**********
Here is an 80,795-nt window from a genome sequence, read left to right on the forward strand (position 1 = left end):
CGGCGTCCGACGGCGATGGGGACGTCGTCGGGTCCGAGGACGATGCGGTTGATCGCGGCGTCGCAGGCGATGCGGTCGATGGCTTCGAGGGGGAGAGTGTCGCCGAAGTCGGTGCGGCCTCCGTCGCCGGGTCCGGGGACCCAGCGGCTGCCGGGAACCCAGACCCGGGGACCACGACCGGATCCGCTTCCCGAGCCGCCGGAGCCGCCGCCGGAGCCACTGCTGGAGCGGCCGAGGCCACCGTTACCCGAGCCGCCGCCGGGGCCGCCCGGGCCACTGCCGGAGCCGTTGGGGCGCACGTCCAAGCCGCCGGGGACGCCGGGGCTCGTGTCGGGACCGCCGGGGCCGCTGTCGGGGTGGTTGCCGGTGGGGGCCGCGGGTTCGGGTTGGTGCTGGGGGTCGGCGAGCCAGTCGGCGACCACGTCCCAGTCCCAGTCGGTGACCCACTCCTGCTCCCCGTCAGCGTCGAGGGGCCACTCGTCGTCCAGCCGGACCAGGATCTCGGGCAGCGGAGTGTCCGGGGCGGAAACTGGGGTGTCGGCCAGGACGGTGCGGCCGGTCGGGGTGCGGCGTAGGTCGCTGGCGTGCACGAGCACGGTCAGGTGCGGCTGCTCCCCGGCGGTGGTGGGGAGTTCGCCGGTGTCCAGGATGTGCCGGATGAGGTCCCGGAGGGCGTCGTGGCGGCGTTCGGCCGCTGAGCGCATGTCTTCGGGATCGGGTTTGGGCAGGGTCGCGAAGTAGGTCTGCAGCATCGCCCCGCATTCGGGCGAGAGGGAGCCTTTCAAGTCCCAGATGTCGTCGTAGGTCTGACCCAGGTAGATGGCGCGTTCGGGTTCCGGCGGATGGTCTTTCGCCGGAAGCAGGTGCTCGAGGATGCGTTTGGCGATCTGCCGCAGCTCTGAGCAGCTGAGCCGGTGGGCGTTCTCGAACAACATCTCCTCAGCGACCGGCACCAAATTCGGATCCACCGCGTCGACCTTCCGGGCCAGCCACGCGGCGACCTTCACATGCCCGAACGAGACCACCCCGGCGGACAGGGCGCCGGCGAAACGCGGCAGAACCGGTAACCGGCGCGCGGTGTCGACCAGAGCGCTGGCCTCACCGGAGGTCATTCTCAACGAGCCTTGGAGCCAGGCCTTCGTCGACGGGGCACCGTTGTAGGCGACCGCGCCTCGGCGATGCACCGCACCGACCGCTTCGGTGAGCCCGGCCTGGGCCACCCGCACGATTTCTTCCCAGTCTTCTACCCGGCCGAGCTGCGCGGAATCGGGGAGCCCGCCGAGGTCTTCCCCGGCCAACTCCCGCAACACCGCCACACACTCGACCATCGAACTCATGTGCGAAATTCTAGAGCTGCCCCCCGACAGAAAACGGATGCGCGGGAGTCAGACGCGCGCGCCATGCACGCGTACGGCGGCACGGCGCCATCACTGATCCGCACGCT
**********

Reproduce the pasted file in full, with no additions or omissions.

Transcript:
Here is an 80,795-nt window from a genome sequence, read left to right on the forward strand (position 1 = left end):
CGGCGTCCGACGGCGATGGGGACGTCGTCGGGTCCGAGGACGATGCGGTTGATCGCGGCGTCGCAGGCGATGCGGTCGATGGCTTCGAGGGGGAGAGTGTCGCCGAAGTCGGTGCGGCCTCCGTCGCCGGGTCCGGGGACCCAGCGGCTGCCGGGAACCCAGACCCGGGGACCACGACCGGATCCGCTTCCCGAGCCGCCGGAGCCGCCGCCGGAGCCACTGCTGGAGCGGCCGAGGCCACCGTTACCCGAGCCGCCGCCGGGGCCGCCCGGGCCACTGCCGGAGCCGTTGGGGCGCACGTCCAAGCCGCCGGGGACGCCGGGGCTCGTGTCGGGACCGCCGGGGCCGCTGTCGGGGTGGTTGCCGGTGGGGGCCGCGGGTTCGGGTTGGTGCTGGGGGTCGGCGAGCCAGTCGGCGACCACGTCCCAGTCCCAGTCGGTGACCCACTCCTGCTCCCCGTCAGCGTCGAGGGGCCACTCGTCGTCCAGCCGGACCAGGATCTCGGGCAGCGGAGTGTCCGGGGCGGAAACTGGGGTGTCGGCCAGGACGGTGCGGCCGGTCGGGGTGCGGCGTAGGTCGCTGGCGTGCACGAGCACGGTCAGGTGCGGCTGCTCCCCGGCGGTGGTGGGGAGTTCGCCGGTGTCCAGGATGTGCCGGATGAGGTCCCGGAGGGCGTCGTGGCGGCGTTCGGCCGCTGAGCGCATGTCTTCGGGATCGGGTTTGGGCAGGGTCGCGAAGTAGGTCTGCAGCATCGCCCCGCATTCGGGCGAGAGGGAGCCTTTCAAGTCCCAGATGTCGTCGTAGGTCTGACCCAGGTAGATGGCGCGTTCGGGTTCCGGCGGATGGTCTTTCGCCGGAAGCAGGTGCTCGAGGATGCGTTTGGCGATCTGCCGCAGCTCTGAGCAGCTGAGCCGGTGGGCGTTCTCGAACAACATCTCCTCAGCGACCGGCACCAAATTCGGATCCACCGCGTCGACCTTCCGGGCCAGCCACGCGGCGACCTTCACATGCCCGAACGAGACCACCCCGGCGGACAGGGCGCCGGCGAAACGCGGCAGAACCGGTAACCGGCGCGCGGTGTCGACCAGAGCGCTGGCCTCACCGGAGGTCATTCTCAACGAGCCTTGGAGCCAGGCCTTCGTCGACGGGGCACCGTTGTAGGCGACCGCGCCTCGGCGATGCACCGCACCGACCGCTTCGGTGAGCCCGGCCTGGGCCACCCGCACGATTTCTTCCCAGTCTTCTACCCGGCCGAGCTGCGCGGAATCGGGGAGCCCGCCGAGGTCTTCCCCGGCCAACTCCCGCAACACCGCCACACACTCGACCATCGAACTCATGTGCGAAATTCTAGAGCTGCCCCCCGACAGAAAACGGATGCGCGGGAGTCAGACGCGCGCGCCATGCACGCGTACGGCGGCACGGCGCCATCACTGATCCGCACGCT